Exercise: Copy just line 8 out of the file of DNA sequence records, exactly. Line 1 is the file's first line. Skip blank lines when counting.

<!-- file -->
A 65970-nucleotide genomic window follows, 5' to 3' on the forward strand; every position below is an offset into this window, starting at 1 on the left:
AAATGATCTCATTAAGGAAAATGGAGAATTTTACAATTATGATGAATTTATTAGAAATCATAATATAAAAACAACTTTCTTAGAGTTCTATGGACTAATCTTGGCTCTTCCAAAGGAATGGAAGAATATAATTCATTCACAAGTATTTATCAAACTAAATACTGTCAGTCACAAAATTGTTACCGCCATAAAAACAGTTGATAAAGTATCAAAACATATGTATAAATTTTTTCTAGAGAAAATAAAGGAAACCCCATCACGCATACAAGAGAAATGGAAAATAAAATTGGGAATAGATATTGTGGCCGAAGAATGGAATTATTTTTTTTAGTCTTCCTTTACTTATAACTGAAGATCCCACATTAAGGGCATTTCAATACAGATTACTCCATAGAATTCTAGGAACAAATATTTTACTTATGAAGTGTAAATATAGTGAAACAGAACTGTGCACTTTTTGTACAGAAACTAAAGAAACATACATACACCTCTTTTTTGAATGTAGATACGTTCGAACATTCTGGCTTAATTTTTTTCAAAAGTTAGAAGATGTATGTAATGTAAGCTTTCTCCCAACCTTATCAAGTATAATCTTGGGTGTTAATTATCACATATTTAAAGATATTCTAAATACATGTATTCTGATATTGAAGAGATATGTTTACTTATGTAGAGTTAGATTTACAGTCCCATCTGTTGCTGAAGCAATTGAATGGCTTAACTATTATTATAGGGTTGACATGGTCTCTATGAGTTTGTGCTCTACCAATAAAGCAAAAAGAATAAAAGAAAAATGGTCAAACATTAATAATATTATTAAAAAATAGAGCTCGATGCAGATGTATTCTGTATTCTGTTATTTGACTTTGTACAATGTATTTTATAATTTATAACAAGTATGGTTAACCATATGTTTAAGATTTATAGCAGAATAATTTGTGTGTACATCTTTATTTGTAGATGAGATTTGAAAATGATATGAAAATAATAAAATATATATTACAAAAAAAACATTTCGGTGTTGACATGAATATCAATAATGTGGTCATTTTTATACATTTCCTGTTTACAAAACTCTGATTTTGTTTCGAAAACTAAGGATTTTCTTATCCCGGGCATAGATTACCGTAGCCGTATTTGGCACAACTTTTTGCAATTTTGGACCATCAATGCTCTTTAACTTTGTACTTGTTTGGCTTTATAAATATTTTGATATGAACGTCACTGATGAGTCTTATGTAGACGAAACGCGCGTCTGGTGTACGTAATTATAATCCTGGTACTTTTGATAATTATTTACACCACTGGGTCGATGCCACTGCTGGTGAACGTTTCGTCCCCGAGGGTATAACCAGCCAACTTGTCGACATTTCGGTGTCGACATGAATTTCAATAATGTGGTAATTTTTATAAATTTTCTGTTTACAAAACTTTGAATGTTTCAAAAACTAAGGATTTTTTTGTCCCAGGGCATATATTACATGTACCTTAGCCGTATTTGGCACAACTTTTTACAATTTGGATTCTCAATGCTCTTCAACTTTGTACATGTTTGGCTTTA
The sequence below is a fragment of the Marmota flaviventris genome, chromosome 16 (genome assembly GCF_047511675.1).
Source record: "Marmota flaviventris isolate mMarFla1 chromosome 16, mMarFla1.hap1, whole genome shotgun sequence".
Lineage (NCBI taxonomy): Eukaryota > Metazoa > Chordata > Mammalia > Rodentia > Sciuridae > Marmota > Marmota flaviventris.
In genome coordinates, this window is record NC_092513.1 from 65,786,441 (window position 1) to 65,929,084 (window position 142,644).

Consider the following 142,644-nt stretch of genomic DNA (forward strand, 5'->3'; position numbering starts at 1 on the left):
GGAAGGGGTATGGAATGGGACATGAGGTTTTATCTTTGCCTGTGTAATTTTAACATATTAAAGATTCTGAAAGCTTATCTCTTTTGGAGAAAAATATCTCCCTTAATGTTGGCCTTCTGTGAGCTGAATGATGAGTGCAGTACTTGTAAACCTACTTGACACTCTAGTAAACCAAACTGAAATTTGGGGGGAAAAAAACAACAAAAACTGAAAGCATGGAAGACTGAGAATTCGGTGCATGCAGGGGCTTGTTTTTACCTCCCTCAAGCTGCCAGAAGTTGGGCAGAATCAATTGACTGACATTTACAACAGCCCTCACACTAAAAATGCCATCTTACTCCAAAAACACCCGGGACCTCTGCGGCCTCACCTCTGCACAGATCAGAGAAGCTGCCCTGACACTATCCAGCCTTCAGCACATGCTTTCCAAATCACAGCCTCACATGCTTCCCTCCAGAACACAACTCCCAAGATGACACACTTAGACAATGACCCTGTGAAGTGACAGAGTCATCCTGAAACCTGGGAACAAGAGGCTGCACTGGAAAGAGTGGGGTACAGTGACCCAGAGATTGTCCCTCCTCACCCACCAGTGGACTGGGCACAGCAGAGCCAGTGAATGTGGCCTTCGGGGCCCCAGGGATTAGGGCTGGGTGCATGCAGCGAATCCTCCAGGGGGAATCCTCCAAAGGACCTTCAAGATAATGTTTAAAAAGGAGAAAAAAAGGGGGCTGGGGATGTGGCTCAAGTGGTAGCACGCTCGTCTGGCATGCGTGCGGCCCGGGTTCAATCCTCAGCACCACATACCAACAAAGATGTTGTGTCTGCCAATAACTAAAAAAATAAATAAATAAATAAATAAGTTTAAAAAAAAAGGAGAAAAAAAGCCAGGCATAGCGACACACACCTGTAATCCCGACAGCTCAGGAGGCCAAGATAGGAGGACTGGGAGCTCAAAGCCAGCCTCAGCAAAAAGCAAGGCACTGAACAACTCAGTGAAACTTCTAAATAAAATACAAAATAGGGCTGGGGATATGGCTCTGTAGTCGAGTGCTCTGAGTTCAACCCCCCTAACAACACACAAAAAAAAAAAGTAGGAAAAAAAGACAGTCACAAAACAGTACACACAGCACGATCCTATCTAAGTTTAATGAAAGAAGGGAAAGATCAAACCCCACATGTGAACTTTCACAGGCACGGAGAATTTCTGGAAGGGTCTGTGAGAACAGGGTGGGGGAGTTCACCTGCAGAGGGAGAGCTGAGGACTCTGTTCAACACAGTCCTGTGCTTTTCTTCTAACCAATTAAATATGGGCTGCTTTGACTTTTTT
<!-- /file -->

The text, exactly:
GGAAGGGGTATGGAATGGGACATGAGGTTTTATCTTTGCCTGTGTAATTTTAACATATTAAAGATTCTGAAAGCTTATCTCTTTTGGAGAAAAATATCTCCCTTAATGTTGGCCTTCTGTGAGCTGAATGATGAGTGCAGTACTTGTAAACCTACTTGACACTCTAGTAAACCAAACTGAAATTTGGGGGGAAAAAAACAACAAAAACTGAAAGCATGGAAGACTGAGAATTCGGTGCATGCAGGGGCTTGTTTTTACCTCCCTCAAGCTGCCAGAAGTTGGGCAGAATCAATTGACTGACATTTACAACAGCCCTCACACTAAAAATGCCATCTTACTCCAAAAACACCCGGGACCTCTGCGGCCTCACCTCTGCACAGATCAGAGAAGCTGCCCTGACACTATCCAGCCTTCAGCACATGCTTTCCAAATCACAGCCTCACATGCTTCCCTCCAGAACACAACTCCCAAGATGACACACTTAGACAATGACCCTGTGAAGTGACAGAGTCATCCTGAAACCTGGGAACAAGAGGCTGCACTGGAAAGAGTGGGGTACAGTGACCCAGAGATTGTCCCTCCTCACCCACCAGTGGACTGGGCACAGCAGAGCCAGTGAATGTGGCCTTCGGGGCCCCAGGGATTAGGGCTGGGTGCATGCAGCGAATCCTCCAGGGGGAATCCTCCAAAGGACCTTCAAGATAATGTTTAAAAAGGAGAAAAAAAGGGGGCTGGGGATGTGGCTCAAGTGGTAGCACGCTCGTCTGGCATGCGTGCGGCCCGGGTTCAATCCTCAGCACCACATACCAACAAAGATGTTGTGTCTGCCAATAACTAAAAAAATAAATAAATAAATAAATAAGTTTAAAAAAAAAGGAGAAAAAAAGCCAGGCATAGCGACACACACCTGTAATCCCGACAGCTCAGGAGGCCAAGATAGGAGGACTGGGAGCTCAAAGCCAGCCTCAGCAAAAAGCAAGGCACTGAACAACTCAGTGAAACTTCTAAATAAAATACAAAATAGGGCTGGGGATATGGCTCTGTAGTCGAGTGCTCTGAGTTCAACCCCCCTAACAACACACAAAAAAAAAAAGTAGGAAAAAAAGACAGTCACAAAACAGTACACACAGCACGATCCTATCTAAGTTTAATGAAAGAAGGGAAAGATCAAACCCCACATGTGAACTTTCACAGGCACGGAGAATTTCTGGAAGGGTCTGTGAGAACAGGGTGGGGGAGTTCACCTGCAGAGGGAGAGCTGAGGACTCTGTTCAACACAGTCCTGTGCTTTTCTTCTAACCAATTAAATATGGGCTGCTTTGACTTTTTT